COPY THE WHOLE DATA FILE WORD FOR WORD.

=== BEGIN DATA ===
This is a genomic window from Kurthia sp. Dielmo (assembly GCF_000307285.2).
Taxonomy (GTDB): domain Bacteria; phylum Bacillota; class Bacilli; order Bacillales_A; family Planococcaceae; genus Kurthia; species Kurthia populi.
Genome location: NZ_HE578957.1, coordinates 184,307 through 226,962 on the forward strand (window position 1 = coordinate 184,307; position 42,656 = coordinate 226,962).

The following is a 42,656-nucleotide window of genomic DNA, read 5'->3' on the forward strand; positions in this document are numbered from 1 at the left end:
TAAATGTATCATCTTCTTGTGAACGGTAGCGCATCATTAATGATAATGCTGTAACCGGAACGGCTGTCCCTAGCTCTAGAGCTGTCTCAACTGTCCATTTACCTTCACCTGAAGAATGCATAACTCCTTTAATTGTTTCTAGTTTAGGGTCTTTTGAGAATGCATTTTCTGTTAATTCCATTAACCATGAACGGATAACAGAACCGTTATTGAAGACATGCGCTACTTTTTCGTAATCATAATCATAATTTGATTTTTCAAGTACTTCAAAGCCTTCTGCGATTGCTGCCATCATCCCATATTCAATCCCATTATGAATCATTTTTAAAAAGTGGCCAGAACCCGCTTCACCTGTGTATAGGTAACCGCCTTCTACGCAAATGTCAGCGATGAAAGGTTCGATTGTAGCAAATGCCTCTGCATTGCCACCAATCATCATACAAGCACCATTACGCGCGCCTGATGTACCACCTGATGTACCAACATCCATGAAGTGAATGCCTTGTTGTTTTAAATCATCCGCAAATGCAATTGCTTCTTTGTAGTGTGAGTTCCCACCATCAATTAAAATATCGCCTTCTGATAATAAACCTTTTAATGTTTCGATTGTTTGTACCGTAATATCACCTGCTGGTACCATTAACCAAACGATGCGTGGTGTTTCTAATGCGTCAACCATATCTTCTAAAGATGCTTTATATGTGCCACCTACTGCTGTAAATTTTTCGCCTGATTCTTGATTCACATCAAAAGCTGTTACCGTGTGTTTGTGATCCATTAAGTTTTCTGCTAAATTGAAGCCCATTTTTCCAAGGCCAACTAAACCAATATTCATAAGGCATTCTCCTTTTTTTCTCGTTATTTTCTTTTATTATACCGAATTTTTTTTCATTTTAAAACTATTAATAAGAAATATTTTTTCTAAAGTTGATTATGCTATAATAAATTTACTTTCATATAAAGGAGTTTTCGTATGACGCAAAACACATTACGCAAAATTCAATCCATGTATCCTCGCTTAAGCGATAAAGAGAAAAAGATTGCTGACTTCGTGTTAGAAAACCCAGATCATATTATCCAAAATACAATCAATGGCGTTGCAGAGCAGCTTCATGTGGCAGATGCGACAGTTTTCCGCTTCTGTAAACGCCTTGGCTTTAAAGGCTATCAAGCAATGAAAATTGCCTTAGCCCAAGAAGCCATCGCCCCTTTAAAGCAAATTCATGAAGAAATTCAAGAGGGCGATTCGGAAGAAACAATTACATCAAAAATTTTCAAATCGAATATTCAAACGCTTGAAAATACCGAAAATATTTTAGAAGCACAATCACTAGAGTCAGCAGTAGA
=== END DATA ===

This is a genomic window from Kurthia sp. Dielmo (assembly GCF_000307285.2).
Taxonomy (GTDB): domain Bacteria; phylum Bacillota; class Bacilli; order Bacillales_A; family Planococcaceae; genus Kurthia; species Kurthia populi.
Genome location: NZ_HE578957.1, coordinates 184,307 through 226,962 on the forward strand (window position 1 = coordinate 184,307; position 42,656 = coordinate 226,962).

The following is a 42,656-nucleotide window of genomic DNA, read 5'->3' on the forward strand; positions in this document are numbered from 1 at the left end:
TAAATGTATCATCTTCTTGTGAACGGTAGCGCATCATTAATGATAATGCTGTAACCGGAACGGCTGTCCCTAGCTCTAGAGCTGTCTCAACTGTCCATTTACCTTCACCTGAAGAATGCATAACTCCTTTAATTGTTTCTAGTTTAGGGTCTTTTGAGAATGCATTTTCTGTTAATTCCATTAACCATGAACGGATAACAGAACCGTTATTGAAGACATGCGCTACTTTTTCGTAATCATAATCATAATTTGATTTTTCAAGTACTTCAAAGCCTTCTGCGATTGCTGCCATCATCCCATATTCAATCCCATTATGAATCATTTTTAAAAAGTGGCCAGAACCCGCTTCACCTGTGTATAGGTAACCGCCTTCTACGCAAATGTCAGCGATGAAAGGTTCGATTGTAGCAAATGCCTCTGCATTGCCACCAATCATCATACAAGCACCATTACGCGCGCCTGATGTACCACCTGATGTACCAACATCCATGAAGTGAATGCCTTGTTGTTTTAAATCATCCGCAAATGCAATTGCTTCTTTGTAGTGTGAGTTCCCACCATCAATTAAAATATCGCCTTCTGATAATAAACCTTTTAATGTTTCGATTGTTTGTACCGTAATATCACCTGCTGGTACCATTAACCAAACGATGCGTGGTGTTTCTAATGCGTCAACCATATCTTCTAAAGATGCTTTATATGTGCCACCTACTGCTGTAAATTTTTCGCCTGATTCTTGATTCACATCAAAAGCTGTTACCGTGTGTTTGTGATCCATTAAGTTTTCTGCTAAATTGAAGCCCATTTTTCCAAGGCCAACTAAACCAATATTCATAAGGCATTCTCCTTTTTTTCTCGTTATTTTCTTTTATTATACCGAATTTTTTTTCATTTTAAAACTATTAATAAGAAATATTTTTTCTAAAGTTGATTATGCTATAATAAATTTACTTTCATATAAAGGAGTTTTCGTATGACGCAAAACACATTACGCAAAATTCAATCCATGTATCCTCGCTTAAGCGATAAAGAGAAAAAGATTGCTGACTTCGTGTTAGAAAACCCAGATCATATTATCCAAAATACAATCAATGGCGTTGCAGAGCAGCTTCATGTGGCAGATGCGACAGTTTTCCGCTTCTGTAAACGCCTTGGCTTTAAAGGCTATCAAGCAATGAAAATTGCCTTAGCCCAAGAAGCCATCGCCCCTTTAAAGCAAATTCATGAAGAAATTCAAGAGGGCGATTCGGAAGAAACAATTACATCAAAAATTTTCAAATCGAATATTCAAACGCTTGAAAATACCGAAAATATTTTAGAAGCACAATCACTAGAGTCAGCAGTAGA